DIY Electric Powered Wheelchair

A college Senior Design project that put to test various Mechanical Engineering concepts to create a balanced electric powered that anyone could make in order to save money and prevent downtime due to hard to get parts.

This project was originally posted on Instructables


When studying Mechanical Engineering at UC Davis we were required to participate in a Senior Design Project. For my project, I chose to work on a DIY Electric Powered Wheelchair that anyone could build. Myself and two of my classmates used our engineering background over the course of two quarters to design the following wheelchair. I created the instruction manual attached in the last step as a way to document our build in hopes that anyone could follow our steps. This Instructable summarizes the document and showcases the performance of the chair.

Step 1: Project Background, Needs and Specifications

Project Background

Current electric wheelchair users constantly have to deal with high insurance prices and long wait times when it comes to purchasing and repairing their electric wheelchair. Specifically, our sponsor Pamela had to wait several months just to have her caster wheel assembly replaced. For someone who requires their chair for a main mode of transport, this is unacceptable. Additionally, the wheelchair manufacturers have been creating chairs with lower specs (torque, average speed, etc.) while insurance companies are raising the costs to own such a chair.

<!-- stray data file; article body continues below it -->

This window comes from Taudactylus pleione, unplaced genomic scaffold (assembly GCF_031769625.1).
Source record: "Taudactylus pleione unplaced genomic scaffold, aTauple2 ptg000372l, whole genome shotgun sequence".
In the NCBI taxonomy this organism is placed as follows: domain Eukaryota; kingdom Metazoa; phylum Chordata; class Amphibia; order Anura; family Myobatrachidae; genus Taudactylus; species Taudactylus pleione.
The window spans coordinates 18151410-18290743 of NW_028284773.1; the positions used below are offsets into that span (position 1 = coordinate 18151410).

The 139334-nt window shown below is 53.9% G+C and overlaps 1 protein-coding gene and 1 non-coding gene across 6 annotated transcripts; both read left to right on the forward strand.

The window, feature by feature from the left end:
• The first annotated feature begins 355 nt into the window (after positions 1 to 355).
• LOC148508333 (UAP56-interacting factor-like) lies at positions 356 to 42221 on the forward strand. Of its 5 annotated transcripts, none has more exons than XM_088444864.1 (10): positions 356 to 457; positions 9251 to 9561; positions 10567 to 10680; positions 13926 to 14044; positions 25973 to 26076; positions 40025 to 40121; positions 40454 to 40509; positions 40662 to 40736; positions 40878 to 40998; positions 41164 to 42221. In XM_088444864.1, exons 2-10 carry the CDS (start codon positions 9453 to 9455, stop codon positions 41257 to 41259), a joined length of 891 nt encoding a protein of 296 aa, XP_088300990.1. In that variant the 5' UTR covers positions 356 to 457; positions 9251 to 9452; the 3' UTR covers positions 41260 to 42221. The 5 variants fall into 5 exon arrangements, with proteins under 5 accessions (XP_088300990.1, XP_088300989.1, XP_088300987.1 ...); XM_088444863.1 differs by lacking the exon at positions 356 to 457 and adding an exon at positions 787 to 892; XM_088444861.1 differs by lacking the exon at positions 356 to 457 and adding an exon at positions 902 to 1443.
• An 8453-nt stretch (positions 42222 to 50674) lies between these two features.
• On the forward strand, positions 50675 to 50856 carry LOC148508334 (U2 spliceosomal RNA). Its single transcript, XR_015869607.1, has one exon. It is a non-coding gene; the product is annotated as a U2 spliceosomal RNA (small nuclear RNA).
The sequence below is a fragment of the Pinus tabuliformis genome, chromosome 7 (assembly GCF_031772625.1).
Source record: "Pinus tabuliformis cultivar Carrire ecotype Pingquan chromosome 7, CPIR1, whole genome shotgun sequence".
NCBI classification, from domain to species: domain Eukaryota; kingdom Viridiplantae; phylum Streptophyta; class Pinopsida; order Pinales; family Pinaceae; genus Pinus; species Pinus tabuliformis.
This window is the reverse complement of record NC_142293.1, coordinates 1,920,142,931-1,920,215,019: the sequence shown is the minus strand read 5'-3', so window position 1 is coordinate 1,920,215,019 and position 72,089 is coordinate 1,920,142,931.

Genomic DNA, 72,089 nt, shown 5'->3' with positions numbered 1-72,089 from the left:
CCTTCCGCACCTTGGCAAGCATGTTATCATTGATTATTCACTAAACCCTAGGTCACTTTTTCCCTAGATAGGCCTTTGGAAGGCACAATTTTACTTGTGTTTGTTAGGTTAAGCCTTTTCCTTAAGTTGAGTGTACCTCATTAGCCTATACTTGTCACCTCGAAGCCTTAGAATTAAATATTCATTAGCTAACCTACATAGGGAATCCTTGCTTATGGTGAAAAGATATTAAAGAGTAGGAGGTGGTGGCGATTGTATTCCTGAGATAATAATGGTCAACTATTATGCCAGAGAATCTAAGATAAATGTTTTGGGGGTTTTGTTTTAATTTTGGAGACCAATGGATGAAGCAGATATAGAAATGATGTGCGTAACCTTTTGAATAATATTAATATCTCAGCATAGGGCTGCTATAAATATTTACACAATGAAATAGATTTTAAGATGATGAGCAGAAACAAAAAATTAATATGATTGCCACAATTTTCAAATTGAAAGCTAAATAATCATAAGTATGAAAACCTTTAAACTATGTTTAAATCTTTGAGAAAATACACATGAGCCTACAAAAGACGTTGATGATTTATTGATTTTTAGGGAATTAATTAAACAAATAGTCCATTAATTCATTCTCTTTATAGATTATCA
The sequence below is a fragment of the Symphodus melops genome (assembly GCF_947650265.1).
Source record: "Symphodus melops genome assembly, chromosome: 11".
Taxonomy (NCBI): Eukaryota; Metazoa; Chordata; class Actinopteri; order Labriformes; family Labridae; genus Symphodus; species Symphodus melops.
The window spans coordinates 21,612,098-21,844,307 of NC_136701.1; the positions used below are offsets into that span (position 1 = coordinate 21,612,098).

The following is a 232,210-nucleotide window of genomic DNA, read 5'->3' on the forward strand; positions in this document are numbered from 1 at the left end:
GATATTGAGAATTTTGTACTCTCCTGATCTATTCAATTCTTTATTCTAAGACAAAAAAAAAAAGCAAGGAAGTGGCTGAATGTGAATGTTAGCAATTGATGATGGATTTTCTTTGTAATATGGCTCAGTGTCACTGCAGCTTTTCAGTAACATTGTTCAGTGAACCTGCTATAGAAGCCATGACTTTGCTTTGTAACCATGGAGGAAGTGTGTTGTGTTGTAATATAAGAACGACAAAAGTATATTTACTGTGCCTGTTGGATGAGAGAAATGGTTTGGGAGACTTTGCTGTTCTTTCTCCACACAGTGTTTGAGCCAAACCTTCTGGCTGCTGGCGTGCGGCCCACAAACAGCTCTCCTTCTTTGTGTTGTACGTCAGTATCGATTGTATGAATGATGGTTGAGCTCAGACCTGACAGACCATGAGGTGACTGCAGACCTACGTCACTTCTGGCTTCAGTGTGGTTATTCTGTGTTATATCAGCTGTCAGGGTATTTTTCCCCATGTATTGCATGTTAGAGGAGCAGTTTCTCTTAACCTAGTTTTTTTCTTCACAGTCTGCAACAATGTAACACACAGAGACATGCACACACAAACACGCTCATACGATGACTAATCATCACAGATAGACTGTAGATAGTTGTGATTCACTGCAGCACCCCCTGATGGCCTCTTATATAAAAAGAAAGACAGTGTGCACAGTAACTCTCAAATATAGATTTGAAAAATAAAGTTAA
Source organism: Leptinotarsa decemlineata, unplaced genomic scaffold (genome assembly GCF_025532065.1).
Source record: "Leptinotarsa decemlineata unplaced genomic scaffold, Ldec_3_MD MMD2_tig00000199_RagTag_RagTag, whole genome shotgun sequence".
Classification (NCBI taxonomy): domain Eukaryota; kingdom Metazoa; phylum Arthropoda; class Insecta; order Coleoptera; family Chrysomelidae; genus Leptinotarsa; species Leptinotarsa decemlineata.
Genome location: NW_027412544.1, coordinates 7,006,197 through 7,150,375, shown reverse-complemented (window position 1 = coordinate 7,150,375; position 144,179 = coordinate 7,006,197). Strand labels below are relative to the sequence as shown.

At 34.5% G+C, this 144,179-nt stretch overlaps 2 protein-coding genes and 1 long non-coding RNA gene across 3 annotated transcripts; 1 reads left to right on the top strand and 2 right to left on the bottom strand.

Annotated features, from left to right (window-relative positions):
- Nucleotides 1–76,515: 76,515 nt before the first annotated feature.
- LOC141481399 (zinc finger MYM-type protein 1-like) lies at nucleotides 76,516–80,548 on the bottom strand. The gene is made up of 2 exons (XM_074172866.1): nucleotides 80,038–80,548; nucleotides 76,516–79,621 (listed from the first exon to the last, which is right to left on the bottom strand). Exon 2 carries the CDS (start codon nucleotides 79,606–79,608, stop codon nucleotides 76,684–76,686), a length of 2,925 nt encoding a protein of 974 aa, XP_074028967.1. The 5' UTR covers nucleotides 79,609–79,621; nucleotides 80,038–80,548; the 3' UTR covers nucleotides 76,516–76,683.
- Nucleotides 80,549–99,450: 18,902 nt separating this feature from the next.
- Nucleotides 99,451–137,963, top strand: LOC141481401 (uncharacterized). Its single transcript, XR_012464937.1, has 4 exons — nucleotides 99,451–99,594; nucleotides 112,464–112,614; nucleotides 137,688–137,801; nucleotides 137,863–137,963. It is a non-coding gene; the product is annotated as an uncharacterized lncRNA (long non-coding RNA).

The goal of the project was to avoid these negative setbacks and also prove someone could build their own electric powered wheelchair in their garage using basic tools such as a chop saw and drill press. The scope of our project included producing a working drive-train and frame that would provide a solid foundation for our sponsors, WHIM Unlimited, to develop a fully working and refined electric powered wheelchair. We hope this assembly guide will provide the necessary framework for others to build their own chair, ending the longtime dependence on inconvenient health and insurance companies. This guide is by no means includes a final product, but rather a proof of concept and a framework for others to build off of to fit their own personal mobility needs. For more information, please visit

Project Needs

Based on our meetings with our sponsors, we determined our chair would need to exhibit the following:

  • Powertrain Needs:
    1. Powerful motor,
    2. Ability to climb road curbs
    3. Good acceleration
  • Body Needs:
    1. Stable and sturdy
    2. Maneuverable
    3. Meets ADA specifications
  • Overall Needs:
    1. Safe
    2. Modular
    3. Easy to build
    4. Easily obtainable parts
    5. Long lasting

Project Specifications

Based on our project needs, we created the following project specifications:

  • Powertrain Specifications:
    1. 3 MPH up a 4 degree incline
    2. Can go up a 10 degree curb (bump)
    3. Accelerate from 0 to 5 MPH in under 2 seconds
    4. Max speed of 8 MPH (wheelchairs on the market average about 4 MPH)
  • Frame Specifications:
    1. Max size of 30″x42″ (ADA)
    2. Chair height of 15″ to 25″ off the ground
    3. Can handle a 500 lb load
    4. Turn radius < 44″ (taken from ADA chair dimensions)
  • Overall Requirements:
    1. Use standardized parts (minimize custom parts)
    2. Easy to build (no complex geometries)
    3. Adaptable to the user

Step 2: Bill of Materials